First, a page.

Is that an ulcer or a cold sore?


‘Ouch! I just bit the inside of my cheek!’ Put your hand up if you can relate to this! Accidentally biting the inside of your cheeks, lips or tongue, or biting into something crunchy and sharp only to have it poke into your gums, are common and very annoying experiences that can cause trauma to the tissues inside your mouth. Asides from being painful at the time, and making you feel kind of silly (‘I have been eating for 34 years and somehow I just bit my tongue!’), this trauma can also lead to mouth ulcers. Ulcers are small, round or oval shaped sores that can be a downright pain in the neck (or mouth!). But ulcers aren’t the only type of sore spot people get around their mouths, cold sores also pop up for some people and can cause pain and irritation. So, what’s the difference, what causes them and what can you do about it?

Ulcers

Ulcers are small crater like lesions that form when damage occurs to the soft tissues inside your mouth. This damage can be from biting yourself, having dentures that aren’t correctly fitted or braces with sharp metal ends poking out, or eating sharp food like corn chips (that somehow always manage to poke the roof of your mouth at least once per packet). Once this happens and the area is exposed to the bacteria inside your mouth (from food and drinks, and also the resident bacteria that lives there normally), the body mounts its defences and creates an inflammatory response. This is why the area where you hurt yourself begins to appear yellowish in the middle and bright red around the edges. Ulcers are common and usually don’t cause any serious issues. They can be quite painful, making eating somewhat difficult, and if they are big enough they can get in the way of normal chewing and end up being bitten a second time. Ouch! They are not contagious and even though they are annoying they are not generally a cause for concern. If you can stop prodding it with your tongue and it isn’t unusually large or excessively painful it will most likely clear itself up on its own in around a week or two.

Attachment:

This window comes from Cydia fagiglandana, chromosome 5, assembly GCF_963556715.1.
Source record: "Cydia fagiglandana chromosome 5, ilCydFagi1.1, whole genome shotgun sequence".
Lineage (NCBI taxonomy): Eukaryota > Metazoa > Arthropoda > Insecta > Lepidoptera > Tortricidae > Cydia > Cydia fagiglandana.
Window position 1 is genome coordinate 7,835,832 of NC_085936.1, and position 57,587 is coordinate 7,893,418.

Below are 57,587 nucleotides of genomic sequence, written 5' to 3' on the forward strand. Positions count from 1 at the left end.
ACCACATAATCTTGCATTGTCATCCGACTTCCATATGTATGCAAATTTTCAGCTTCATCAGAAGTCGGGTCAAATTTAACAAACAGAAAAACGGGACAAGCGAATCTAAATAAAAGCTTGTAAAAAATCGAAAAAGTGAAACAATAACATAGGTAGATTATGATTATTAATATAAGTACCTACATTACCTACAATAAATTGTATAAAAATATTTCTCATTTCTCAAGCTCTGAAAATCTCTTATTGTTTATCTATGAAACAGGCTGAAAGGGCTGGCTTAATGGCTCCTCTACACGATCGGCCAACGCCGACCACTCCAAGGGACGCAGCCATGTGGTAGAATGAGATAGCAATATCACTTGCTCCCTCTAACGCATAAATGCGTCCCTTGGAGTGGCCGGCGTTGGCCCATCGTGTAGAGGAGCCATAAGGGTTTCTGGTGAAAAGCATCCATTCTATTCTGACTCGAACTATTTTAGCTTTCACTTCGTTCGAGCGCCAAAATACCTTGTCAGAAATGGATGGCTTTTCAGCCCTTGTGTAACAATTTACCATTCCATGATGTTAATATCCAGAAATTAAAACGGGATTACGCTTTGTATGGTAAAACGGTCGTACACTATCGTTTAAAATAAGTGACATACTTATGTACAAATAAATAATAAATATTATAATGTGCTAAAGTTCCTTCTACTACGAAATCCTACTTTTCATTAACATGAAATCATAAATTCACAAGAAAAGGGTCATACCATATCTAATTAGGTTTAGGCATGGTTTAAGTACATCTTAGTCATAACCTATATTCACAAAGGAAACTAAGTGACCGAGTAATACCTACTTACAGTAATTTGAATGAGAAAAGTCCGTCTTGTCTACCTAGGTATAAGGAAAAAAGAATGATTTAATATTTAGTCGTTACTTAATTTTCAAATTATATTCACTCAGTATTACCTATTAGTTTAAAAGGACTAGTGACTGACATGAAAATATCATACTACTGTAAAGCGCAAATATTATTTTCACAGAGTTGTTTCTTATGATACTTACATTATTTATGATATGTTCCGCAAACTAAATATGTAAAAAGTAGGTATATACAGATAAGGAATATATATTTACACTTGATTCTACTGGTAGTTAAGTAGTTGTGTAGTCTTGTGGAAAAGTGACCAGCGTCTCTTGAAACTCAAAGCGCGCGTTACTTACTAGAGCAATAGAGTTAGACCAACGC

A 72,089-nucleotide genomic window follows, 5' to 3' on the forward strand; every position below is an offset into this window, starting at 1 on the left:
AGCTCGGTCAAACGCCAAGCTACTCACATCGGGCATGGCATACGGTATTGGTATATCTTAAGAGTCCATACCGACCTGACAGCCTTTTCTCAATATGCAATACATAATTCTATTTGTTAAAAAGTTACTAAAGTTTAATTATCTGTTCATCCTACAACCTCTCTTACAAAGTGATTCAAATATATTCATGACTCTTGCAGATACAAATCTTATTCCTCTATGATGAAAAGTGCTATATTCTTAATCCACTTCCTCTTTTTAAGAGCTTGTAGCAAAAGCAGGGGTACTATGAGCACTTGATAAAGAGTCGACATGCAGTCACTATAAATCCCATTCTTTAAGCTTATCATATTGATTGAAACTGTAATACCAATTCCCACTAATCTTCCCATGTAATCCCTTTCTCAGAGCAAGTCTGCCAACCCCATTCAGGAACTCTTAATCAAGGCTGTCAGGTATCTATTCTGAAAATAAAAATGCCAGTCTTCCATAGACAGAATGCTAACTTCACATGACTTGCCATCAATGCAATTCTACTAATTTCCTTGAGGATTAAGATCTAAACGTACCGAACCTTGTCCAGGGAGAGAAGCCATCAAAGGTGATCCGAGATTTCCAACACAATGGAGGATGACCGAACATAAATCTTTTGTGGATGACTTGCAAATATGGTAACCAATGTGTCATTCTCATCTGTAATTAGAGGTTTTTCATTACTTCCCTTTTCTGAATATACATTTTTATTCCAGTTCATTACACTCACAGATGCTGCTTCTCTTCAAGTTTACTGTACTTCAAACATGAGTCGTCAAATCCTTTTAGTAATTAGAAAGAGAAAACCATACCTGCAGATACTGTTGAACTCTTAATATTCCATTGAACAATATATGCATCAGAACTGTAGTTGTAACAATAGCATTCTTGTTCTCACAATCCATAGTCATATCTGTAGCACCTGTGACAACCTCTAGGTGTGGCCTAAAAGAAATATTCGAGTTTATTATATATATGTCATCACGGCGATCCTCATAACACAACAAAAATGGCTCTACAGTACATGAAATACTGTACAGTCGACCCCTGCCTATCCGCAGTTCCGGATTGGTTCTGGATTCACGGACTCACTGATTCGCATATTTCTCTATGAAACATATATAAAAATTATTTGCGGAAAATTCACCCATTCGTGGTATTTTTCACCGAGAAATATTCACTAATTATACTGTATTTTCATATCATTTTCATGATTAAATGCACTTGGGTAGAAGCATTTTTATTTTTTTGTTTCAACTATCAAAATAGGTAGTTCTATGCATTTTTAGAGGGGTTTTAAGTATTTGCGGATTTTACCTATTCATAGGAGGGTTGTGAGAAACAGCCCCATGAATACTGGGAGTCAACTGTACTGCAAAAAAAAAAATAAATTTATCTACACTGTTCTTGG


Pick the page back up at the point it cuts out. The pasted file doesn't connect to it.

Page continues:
Cold Sores

A cold sore on the other hand is contagious and is not caused by eating corn chips. Cold sores are caused by infection with the herpes simplex virus (HSV) and it is estimated that 90% of adults have been infected at some point in their lives. HSV is very common! Infection usually occurs in childhood or young adulthood and lasts for life, however not all people that have had exposure to this infection develop cold sores. Cold sores occur in about one third of the 90% of people who have been infected, so around 30% of the total adult population. Cold sores typically form on the outside of the mouth around the lips, nose and chin. They often tingle or itch prior to becoming visible, then become a fluid filled cluster of blisters that can be painful and cause a burning sensation, and eventually form a dry crust that falls off after around 10 days. Cold sores are not usually dangerous, however great care should be taken to avoid kissing or touching newborn babies or people with a suppressed immune system if you have a cold sore, as HSV can have serious health complications for these people.

Treatment

So, is there any treatment for ulcers and cold sores? Generally speaking, both will heal up on their own without too much need for interference. Some over the counter pain medications may be helpful to reduce discomfort and some antiviral creams are available which may help reduce the duration of a cold sore. Ulcers may be bathed in salt water to help minimise the risk of infection. For large or excessively painful ulcers or cold sores, or if you have any concerns it is best to consult with your doctor or dentist for an opinion.

Here at Tindale Dental Centre in Penrith our experienced team are available to discuss any concerns you may have, why not consider booking an appointment today! Call us on (02) 4726 5400


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